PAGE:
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by Gordon Pettie

The Englishwoman bringing the Gospel back to the Scythians

‘Miracles in the Midst of War’ 

By Paula O’Keefe 

Sovereign World 

Paula O'Keefe
Paula O’Keefe gave up her dreams

In Paula O’Keefe’s late teens, God spoke clearly to her: “I want you to lay down three things for me.”

“What is that Lord? You know I love you and want to be obedient …”

“Being a doctor, getting married and watching TV.”

Hampshire-born Paula’s dream was to be a doctor and she was also desperate to be married and have a family. And how could she survive without TV?

But Paula was obedient and still is. Out of the obedience has come the blessing and a growing community of believing Christians thousands of miles away from the comfortable home counties.

By 1998, when still in her 20s, Paula had lived for a year and a half in Chechnya and was co-pastoring a fledgling church. Paula describes the small republic of Chechnya as a beautiful country in the south-west of Russia close to the Caspian Sea.

It is an honest account of Paula’s struggles of remaining in a place of faith through some of the darkest and most challenging of times

a Scythian rider
Famed throughout antiquity, Scythian riders were skilled warriors

She tells us that in biblical times the people were called Scythians and the apostle Paul refers to them in Colossians 3.11 when he wrote:

“Here there is no Gentile or Jew, circumcised or uncircumcised, barbarian, Scythian, slave or free, but Christ is all, and is in all.”

Women of Grozny pray for peace
Women of Grozny pray for peace

But the people Paula met had never heard the Gospel. Until the early 1990’s Chechnya was totally unreached with the good news of Christ but the people were eager to hear.

She had arrived as Chechnya as a 21-month war was coming to an end in which 100,000 people were killed and thousands made homeless. With the war ending, neighbours were still slaughtering one another in the name of ethnic cleansing.

With her English mannerisms, Paula must have seemed a fish out of water as she counselled desperate women and children who had nothing and searched for food and clothing for them. She could at least speak Russian, though, because she had just happened to study Russian as part of her degree at the University of Staffordshire.

Based on Mark 16:20, Paula firmly believed that when you share the good news of Christ, the Lord will confirm his Word and signs will follow.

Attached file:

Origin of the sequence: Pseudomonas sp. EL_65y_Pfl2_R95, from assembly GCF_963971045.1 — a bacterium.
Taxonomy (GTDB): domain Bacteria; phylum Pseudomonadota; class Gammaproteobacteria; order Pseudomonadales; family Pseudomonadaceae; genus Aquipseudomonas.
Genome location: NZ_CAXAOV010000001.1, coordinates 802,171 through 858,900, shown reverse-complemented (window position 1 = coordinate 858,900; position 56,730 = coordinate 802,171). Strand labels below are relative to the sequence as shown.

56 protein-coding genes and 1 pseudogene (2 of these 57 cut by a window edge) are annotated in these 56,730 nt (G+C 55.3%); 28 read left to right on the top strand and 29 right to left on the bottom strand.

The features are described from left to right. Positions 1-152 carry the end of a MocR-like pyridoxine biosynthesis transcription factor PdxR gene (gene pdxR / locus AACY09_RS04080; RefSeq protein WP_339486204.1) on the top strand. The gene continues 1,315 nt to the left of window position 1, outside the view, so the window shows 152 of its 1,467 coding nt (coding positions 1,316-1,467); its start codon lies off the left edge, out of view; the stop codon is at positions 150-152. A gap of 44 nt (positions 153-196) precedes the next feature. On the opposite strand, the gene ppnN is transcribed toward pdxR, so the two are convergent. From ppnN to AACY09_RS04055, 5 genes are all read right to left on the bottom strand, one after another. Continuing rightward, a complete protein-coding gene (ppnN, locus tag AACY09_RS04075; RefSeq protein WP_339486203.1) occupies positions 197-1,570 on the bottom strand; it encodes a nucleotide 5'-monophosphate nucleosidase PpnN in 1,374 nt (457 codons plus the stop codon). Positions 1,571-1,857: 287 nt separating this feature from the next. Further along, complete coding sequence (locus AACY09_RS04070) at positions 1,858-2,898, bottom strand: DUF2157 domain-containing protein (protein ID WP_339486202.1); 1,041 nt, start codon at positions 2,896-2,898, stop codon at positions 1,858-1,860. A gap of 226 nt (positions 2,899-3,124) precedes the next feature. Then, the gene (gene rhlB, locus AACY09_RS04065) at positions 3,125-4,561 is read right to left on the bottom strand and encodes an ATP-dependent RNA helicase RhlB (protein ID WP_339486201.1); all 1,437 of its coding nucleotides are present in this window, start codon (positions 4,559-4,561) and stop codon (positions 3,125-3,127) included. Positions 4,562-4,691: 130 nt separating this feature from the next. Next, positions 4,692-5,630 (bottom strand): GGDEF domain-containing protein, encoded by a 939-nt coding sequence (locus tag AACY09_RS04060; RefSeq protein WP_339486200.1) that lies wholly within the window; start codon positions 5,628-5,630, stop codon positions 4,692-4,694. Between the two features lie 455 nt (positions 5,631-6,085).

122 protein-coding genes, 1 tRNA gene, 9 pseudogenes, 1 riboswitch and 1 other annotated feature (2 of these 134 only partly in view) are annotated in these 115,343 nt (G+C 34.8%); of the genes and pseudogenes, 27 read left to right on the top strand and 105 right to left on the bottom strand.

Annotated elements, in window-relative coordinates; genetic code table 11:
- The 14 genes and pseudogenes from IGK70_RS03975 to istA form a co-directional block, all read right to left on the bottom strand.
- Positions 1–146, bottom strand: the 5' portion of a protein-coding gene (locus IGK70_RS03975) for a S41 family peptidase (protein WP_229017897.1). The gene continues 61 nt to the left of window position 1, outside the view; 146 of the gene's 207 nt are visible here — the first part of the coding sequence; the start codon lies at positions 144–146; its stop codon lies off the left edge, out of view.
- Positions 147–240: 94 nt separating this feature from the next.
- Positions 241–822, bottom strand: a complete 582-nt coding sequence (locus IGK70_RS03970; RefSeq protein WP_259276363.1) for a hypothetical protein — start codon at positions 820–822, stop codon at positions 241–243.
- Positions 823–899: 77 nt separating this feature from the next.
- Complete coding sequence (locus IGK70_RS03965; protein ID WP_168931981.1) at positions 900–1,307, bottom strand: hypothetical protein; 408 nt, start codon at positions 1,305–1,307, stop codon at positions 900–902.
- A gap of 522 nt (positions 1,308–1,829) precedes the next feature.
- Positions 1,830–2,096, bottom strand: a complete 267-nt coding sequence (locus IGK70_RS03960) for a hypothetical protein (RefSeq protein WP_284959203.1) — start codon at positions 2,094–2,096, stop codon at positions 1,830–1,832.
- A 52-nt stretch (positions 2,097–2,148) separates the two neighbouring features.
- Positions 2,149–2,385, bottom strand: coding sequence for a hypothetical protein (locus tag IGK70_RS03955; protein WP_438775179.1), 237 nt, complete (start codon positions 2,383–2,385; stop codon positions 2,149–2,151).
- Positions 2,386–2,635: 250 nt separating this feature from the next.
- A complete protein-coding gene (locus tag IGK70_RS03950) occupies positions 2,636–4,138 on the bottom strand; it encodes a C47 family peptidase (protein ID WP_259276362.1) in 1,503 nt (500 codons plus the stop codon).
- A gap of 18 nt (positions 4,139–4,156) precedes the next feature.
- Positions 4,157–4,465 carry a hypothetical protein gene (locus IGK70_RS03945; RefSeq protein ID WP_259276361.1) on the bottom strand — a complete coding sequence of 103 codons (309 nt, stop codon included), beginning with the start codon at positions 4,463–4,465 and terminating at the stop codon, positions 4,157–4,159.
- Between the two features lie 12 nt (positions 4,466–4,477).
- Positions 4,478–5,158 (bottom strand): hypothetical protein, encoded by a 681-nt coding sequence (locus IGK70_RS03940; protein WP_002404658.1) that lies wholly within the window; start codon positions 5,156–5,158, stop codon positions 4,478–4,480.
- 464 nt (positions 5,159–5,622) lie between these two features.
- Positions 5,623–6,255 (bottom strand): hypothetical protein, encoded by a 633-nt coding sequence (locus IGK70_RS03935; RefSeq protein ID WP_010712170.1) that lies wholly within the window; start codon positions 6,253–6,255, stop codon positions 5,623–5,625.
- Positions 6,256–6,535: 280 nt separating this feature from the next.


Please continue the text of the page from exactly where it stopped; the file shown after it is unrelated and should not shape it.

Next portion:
I like the book because it is an honest account of Paula’s struggles of remaining in a place of faith through some of the darkest and most challenging of times. Obedience is never easy and the author shares with honesty something of the cost of obedience.

Imagine you are in the basement of a building leading worship with about 80 people and seeking to lead the people into the presence of God? Suddenly the door is pushed open and six burly Islamic fundamentalists burst into the room.

They are shouting in their native tongue: “Stop playing that guitar. Stop playing right now!” It happened to the author at a camp she had organised in Chechnya.

“How dare they forbid me to worship my Jesus!”

Silence descended on the room. Thoughts of what could happen flashed through her mind. Then another thought came: “How dare they forbid me to worship my Jesus!”

With a passion she struck her guitar strings. The people followed. They sang at the top of their voices. The Islamists muttered an apology, turned on their heels, and left.

As you look around the war-torn world and wonder where God is, I recommend you read ‘Miracles in the Midst of War’.

Glory and martyrdom – everyday life in the Vicar of Baghdad’s church

Glory Zone in the War Zone

By Andrew White

Destiny Image

Canon Andrew White
Canon Andrew White by a rocket damaged wall inside Baghdad’s Green Zone, Iraq.
Picture by Peter Nicholls-The Times-16/02/10

The Bible has a great deal to say about ‘words of knowledge’, prophecy, tongues, healings, the raising of the dead, and even the sprinkling of gold dust. Even so, my initial choice of books would not be one about those things.